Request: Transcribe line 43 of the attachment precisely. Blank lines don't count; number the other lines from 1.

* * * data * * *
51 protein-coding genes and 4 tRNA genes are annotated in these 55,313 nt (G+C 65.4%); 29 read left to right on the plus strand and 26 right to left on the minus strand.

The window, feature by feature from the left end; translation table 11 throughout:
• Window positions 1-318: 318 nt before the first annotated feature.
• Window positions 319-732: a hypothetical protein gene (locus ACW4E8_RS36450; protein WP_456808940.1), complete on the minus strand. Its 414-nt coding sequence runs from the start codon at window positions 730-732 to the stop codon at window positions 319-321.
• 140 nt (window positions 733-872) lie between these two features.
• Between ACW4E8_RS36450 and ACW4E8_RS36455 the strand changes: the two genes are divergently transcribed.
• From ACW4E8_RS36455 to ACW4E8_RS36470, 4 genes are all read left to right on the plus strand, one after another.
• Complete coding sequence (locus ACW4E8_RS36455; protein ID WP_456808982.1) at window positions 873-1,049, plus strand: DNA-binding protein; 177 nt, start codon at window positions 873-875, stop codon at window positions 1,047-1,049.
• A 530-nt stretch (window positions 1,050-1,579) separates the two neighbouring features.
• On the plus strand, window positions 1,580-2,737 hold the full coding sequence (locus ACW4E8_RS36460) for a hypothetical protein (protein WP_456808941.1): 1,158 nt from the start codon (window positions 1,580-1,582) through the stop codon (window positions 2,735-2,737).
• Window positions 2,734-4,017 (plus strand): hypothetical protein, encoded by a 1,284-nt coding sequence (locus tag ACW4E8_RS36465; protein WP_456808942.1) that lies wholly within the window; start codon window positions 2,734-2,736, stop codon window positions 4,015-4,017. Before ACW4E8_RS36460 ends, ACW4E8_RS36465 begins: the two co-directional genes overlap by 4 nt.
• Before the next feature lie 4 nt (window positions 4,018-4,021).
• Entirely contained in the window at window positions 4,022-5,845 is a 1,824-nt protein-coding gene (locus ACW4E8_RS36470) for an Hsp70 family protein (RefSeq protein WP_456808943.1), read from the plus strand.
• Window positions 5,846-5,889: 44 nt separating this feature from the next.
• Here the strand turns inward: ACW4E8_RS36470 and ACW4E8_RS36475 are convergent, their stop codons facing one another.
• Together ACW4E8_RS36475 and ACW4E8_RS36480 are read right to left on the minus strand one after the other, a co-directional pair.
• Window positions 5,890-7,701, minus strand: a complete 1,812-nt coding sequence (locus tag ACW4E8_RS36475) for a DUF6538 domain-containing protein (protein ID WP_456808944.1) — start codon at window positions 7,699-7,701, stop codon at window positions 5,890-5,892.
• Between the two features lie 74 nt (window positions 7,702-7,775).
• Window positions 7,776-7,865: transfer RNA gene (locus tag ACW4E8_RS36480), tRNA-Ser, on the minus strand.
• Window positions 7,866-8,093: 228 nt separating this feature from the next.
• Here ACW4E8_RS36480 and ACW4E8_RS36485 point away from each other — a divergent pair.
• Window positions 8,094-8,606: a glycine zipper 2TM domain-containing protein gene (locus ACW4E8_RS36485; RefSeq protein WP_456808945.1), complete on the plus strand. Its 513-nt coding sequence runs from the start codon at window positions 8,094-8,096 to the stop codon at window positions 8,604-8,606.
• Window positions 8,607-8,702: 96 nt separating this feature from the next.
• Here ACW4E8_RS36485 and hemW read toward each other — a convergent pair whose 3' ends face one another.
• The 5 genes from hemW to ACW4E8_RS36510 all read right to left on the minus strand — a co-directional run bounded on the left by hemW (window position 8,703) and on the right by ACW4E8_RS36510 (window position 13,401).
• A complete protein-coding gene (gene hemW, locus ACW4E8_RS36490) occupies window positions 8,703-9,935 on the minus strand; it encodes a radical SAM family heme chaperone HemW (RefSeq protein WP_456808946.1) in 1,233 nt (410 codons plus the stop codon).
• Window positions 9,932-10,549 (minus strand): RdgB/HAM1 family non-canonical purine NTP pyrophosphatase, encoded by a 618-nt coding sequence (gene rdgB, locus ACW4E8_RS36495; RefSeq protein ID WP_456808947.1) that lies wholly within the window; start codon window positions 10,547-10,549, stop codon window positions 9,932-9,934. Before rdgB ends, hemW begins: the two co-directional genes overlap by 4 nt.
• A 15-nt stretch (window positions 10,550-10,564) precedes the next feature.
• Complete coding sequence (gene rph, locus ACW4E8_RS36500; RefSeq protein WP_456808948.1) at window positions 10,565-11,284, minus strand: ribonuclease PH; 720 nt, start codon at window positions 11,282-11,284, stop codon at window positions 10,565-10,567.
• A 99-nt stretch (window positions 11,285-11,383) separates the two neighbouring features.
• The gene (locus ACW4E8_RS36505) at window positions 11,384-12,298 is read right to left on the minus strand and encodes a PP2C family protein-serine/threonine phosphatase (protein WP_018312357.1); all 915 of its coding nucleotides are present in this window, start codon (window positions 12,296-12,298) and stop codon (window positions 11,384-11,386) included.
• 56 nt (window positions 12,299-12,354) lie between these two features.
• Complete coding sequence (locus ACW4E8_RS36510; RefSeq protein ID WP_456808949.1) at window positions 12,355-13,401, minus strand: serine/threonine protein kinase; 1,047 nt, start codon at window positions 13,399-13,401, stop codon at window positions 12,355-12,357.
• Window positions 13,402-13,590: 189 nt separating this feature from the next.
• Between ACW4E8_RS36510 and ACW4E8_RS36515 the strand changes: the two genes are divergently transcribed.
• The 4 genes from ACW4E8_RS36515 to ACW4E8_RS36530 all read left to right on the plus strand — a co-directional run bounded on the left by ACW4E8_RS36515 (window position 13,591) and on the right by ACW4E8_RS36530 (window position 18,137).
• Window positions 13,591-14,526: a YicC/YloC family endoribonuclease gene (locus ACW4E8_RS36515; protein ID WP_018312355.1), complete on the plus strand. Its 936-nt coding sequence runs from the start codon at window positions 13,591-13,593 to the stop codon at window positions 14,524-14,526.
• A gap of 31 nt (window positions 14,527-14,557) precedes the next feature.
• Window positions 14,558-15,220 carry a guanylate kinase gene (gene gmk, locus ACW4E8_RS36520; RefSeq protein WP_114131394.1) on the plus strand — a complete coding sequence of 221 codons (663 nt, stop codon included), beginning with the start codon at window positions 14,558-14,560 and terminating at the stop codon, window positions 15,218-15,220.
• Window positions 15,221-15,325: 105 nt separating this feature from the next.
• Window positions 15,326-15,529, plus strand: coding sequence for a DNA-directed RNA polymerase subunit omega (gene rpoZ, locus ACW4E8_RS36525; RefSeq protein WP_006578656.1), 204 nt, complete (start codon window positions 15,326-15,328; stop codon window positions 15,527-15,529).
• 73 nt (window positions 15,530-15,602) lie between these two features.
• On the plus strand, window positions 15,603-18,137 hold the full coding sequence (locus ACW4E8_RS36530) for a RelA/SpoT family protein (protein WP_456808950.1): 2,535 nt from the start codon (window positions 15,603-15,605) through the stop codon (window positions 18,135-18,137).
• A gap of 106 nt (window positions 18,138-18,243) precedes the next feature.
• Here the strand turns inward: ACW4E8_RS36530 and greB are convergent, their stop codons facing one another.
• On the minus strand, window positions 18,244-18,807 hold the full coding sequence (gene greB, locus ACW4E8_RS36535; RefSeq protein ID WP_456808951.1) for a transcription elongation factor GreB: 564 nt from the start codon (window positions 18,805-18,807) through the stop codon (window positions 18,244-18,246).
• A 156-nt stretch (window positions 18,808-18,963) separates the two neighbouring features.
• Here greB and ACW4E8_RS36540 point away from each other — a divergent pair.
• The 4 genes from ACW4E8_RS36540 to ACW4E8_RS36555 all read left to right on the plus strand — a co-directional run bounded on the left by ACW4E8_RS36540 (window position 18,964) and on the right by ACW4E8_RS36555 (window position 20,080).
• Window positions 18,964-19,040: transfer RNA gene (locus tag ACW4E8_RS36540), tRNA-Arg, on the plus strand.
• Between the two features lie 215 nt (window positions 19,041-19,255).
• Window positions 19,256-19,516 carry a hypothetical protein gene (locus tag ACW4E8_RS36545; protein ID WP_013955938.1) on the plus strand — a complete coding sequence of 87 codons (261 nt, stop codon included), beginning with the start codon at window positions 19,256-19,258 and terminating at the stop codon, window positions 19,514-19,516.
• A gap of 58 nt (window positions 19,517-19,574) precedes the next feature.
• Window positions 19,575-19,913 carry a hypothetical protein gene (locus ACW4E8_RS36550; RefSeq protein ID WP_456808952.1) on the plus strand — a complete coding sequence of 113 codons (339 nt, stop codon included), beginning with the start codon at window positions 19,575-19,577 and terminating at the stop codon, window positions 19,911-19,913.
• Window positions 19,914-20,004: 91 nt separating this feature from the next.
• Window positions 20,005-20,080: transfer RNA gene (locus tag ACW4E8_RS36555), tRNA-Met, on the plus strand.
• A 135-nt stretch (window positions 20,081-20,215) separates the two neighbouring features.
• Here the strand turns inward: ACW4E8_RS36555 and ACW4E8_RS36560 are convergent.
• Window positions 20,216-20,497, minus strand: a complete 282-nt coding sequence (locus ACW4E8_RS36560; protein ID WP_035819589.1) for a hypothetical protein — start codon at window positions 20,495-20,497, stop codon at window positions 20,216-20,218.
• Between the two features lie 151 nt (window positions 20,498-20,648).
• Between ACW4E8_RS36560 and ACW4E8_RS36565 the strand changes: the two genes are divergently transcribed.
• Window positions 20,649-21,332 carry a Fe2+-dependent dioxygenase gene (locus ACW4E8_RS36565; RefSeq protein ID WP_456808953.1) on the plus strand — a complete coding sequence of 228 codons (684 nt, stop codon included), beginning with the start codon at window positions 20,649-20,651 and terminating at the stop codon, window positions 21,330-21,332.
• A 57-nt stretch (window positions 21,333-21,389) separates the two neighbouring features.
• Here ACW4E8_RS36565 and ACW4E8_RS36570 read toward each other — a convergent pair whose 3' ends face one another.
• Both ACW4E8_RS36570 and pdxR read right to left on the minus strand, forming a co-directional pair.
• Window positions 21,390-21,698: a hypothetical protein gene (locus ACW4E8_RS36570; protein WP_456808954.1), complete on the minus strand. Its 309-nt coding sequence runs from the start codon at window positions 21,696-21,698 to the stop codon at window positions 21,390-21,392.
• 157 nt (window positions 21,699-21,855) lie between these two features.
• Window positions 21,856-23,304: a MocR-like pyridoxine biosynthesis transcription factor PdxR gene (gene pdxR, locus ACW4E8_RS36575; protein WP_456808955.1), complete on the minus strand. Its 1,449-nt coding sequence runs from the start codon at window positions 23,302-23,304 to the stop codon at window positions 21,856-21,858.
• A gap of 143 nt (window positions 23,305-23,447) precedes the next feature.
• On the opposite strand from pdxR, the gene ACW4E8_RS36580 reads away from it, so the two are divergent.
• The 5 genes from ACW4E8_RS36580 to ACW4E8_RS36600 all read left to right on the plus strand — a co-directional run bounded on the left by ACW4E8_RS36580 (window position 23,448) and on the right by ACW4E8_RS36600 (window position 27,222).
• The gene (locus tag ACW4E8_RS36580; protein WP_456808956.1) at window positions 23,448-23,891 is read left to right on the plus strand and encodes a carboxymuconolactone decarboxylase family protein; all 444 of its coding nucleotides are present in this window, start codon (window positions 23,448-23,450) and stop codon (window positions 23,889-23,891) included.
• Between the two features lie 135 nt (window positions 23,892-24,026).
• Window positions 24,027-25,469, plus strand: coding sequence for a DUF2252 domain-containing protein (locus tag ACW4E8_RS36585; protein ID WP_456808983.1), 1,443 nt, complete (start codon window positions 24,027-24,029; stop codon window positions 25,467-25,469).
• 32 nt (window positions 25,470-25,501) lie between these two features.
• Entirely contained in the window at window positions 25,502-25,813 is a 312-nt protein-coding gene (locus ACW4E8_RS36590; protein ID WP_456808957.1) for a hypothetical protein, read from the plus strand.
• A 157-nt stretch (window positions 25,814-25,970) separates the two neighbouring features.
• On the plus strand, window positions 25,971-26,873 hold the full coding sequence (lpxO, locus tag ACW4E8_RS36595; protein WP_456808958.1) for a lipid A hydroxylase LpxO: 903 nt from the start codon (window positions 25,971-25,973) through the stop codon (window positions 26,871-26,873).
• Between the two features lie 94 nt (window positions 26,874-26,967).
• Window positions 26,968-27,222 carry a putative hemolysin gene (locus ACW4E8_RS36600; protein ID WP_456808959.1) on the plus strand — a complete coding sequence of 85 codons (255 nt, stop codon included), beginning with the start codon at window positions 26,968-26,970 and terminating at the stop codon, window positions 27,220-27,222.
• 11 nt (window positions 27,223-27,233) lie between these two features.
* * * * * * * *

• On the plus strand, window positions 15,603-18,137 hold the full coding sequence (locus ACW4E8_RS36530) for a RelA/SpoT family protein (protein WP_456808950.1): 2,535 nt from the start codon (window positions 15,603-15,605) through the stop codon (window positions 18,135-18,137).